When Bruce Shickmanter’s tour of Greece and Turkey is canceled during the pandemic, his tour operator simply reschedules him for 2021. But what if he doesn’t want to go? What do you do when Overseas Adventure Travel rebooked you instead of refunding?
Earlier this year, my wife and I booked a trip with Overseas Adventure Travel to Greece and Turkey in late spring. When travel started to get restricted due to the coronavirus, we contacted Overseas Adventure Travel to inquire as to the status of our trip.
An Overseas Adventure Travel representative said that the trip was going to be canceled. She advised us to wait for notification of this because when the company cancels a trip the customer is due a full refund of all expenses. This had been specified in Overseas Adventure Travel’s terms and conditions when we booked the trip as well.
A couple of weeks later, we received a notice from Overseas Adventure Travel that they had rebooked us on a trip to the same destination in June 2021. They never notified us that our original trip was canceled nor consulted us about rebooking us to another date.
When we contacted Overseas Adventure Travel customer service, a representative told us that they “changed” their policy regarding refunds and would not be honoring the refund policy that was in effect when we booked our original trip. We told them that we do not want our $21,157 withheld by them and we don’t want to plan a future trip in these uncertain times. Can you help us get a refund? — Bruce Shickmanter, Lenox, Mass.
Overseas Adventure Travel should have refunded you for several reasons. First, because it promised it would. And also because your state’s laws require a refund. More on that in a minute.
Why would Overseas Adventure Travel rebook you the way it did? Easy. It wants you to keep your travel plans. That benefits the tour operator and all of its suppliers. So, of course it’s going to do everything it can to prevent a refund.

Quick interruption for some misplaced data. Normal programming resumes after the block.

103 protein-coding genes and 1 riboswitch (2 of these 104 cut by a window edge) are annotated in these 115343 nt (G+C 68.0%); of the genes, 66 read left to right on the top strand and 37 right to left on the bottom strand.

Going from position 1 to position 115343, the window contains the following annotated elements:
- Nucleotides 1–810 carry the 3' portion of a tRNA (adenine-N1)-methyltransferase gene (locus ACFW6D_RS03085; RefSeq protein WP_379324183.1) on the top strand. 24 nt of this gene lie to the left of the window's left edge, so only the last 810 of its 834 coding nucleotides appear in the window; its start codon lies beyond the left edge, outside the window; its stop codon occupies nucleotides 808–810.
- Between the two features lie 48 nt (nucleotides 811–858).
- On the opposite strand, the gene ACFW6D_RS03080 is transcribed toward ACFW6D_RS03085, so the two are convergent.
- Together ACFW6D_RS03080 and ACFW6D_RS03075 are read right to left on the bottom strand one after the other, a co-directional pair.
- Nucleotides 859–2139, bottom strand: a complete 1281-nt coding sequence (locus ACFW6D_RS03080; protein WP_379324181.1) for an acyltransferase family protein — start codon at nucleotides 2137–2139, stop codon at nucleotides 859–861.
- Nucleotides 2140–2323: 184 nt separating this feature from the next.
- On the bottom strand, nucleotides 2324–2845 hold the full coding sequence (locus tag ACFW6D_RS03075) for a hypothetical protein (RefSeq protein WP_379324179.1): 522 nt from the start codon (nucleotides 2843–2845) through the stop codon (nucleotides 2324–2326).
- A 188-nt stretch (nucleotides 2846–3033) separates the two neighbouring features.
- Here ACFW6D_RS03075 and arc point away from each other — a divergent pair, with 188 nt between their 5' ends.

How to contact Overseas Adventure Travel
Travel can’t renege on its refund offer. You could have reached out to someone higher up at Overseas Adventure Travel to appeal your case. I list the names, numbers and email addresses of the executives at Grand Circle Travel, which owns Overseas Adventure Travel, on my consumer advocacy site, Elliott.org.
But there’s also the legality of the tour operator’s actions. Under Massachusetts state law, a tour operator must offer a refund when it cancels a trip. You could have complained to the Attorney General as well. Here’s the form.
What if that doesn’t work? Contact your credit card company. Overseas Adventure Travel’s email offering a refund would have made your credit card dispute an easy win. You can also try these proven strategies for fixing any trip.
I contacted Overseas Adventure Travel on your behalf. It refunded the $21,157, as promised.
Should companies keep your money?
Many businesses claim that “extenuating circumstances” means they should keep your money? Do you think that under certain conditions, the government should allow that? And if so, what are those circumstances?